This is information as provided by the California Department of Food and Agriculture (CDFA)

 
 
 

When can I apply for a state cannabis cultivation license?

Applications will be available for all California state cannabis cultivation licenses—both
medicinal and adult-use (recreational)—on January 1, 2018.

How are you developing the cannabis cultivation licensing
regulations?

The California Department of Food and Agriculture (CDFA) is required to follow the
statutory requirements found in the California Administrative Procedure Act. CDFA
works with stakeholders, the public, and licensing authorities to develop the standards
and regulations necessary to successfully implement a statewide cannabis cultivation
regulatory structure in California.
CDFA intends to use the emergency rulemaking process in 2017 for developing the
state’s combined medicinal and adult-use cannabis cultivation licensing regulations.
For a detailed description of this process, visit the California Office of Administrative
Law (OAL) at oal.ca.gov; click on the “Rulemaking Process” link.

How do I apply for a cannabis cultivation license?

The California Department of Food and Agriculture (CDFA) is not issuing any
cultivation licenses until January 1, 2018. However, in preparation for state
licensure, CDFA recommends staying up to date on city and/or county government
requirements for local cannabis cultivation licenses and permits.

How can I receive updates on the status of California’s cultivation licensing regulations?

The California Department of Food and Agriculture (CDFA) regularly posts information
on its CalCannabis Cultivation Licensing website and via these three social media
channels: Facebook, Instagram, and Twitter. Email alerts are another way to get
information. For links to these resources, please go to: calcannabis.cdfa.ca.gov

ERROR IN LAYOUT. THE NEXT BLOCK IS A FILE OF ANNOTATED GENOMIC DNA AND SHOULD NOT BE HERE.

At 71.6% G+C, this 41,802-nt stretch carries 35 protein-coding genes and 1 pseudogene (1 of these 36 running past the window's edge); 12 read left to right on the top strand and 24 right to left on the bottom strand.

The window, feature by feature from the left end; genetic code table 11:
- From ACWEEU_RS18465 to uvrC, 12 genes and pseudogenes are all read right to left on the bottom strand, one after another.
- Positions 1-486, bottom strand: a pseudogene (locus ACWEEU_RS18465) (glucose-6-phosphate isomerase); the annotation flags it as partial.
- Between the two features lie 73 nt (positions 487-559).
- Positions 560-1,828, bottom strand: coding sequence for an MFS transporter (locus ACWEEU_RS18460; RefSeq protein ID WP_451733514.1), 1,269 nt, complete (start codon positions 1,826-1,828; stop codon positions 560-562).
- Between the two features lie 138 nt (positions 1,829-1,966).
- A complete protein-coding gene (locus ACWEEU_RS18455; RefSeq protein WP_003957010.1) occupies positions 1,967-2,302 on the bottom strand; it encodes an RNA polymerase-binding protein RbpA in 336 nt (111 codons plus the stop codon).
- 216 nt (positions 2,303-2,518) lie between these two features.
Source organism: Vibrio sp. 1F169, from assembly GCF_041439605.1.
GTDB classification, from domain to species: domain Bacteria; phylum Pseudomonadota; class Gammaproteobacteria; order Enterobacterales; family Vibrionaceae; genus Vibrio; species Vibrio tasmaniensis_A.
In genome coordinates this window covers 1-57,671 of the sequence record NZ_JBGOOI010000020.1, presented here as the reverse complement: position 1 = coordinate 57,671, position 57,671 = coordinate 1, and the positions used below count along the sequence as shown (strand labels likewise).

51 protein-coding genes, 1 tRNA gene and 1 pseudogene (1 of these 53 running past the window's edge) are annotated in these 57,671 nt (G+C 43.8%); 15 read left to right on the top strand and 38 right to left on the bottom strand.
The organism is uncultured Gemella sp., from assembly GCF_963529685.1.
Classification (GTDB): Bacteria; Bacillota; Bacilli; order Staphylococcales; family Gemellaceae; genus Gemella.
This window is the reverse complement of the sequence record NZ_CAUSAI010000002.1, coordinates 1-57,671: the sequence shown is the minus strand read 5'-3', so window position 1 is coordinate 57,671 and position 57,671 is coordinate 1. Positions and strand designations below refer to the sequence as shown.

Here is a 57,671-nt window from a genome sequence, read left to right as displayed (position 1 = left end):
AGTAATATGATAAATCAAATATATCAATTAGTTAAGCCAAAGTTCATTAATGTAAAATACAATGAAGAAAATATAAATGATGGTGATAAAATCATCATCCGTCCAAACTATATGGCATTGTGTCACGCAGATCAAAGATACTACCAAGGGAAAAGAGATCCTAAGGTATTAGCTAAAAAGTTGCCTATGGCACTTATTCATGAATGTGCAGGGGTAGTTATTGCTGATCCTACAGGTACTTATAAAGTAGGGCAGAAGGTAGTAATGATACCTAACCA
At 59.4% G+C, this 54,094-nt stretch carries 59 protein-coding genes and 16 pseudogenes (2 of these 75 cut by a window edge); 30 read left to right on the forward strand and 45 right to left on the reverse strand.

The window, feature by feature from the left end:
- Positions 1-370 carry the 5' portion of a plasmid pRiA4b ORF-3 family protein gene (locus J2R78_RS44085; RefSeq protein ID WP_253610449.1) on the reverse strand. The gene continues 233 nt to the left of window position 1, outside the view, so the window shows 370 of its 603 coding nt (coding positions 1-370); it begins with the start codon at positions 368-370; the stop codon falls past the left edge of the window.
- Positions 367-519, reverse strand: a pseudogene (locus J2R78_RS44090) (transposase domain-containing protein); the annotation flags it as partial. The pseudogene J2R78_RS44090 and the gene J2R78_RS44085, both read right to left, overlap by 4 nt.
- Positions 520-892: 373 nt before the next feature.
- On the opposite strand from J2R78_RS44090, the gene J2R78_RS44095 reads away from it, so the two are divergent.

What is the Medicinal and Adult-Use Cannabis Regulation and Safety Act (MAUCRSA)?

On June 27, 2017, California Governor Jerry Brown signed the cannabis trailer bill (also known as California Senate Bill 94), which effectively merged two existing bills—the Medical Cannabis Regulation and Safety Act (MCRSA) and the Adult Use of Marijuana Act (AUMA)—into one streamlined bill: the Medicinal and Adult-Use Cannabis Regulation and Safety Act (MAUCRSA). Having one comprehensive state law will provide for a more unified regulatory process governing both medicinal and adult-use cannabis. You can read the full text of MAUCRSA on the CalCannabis Cultivation
Licensing website at: calcannabis.cdfa.ca.gov

How long will a license last before it must be renewed?

All commercial cannabis cultivation licenses will be valid for one year; a license must
be renewed to continue commercial cannabis cultivation.

What is the cannabis track-and-trace system? How will it work?

The California Department of Food and Agriculture (CDFA) is developing a trackand-
trace system for both medicinal and adult-use (recreational) cannabis that all
commercial cannabis licensees in California will be required to use. This system
will record the movement of cannabis and cannabis products through the supply
chain—from cultivation to sale—which will help ensure that if a public safety concern
arises, the source will be identifiable. The track-and-trace system also will help prevent
black-market cannabis products from entering the regulated market, and likewise
help prevent regulated cannabis products from being diverted into the black market.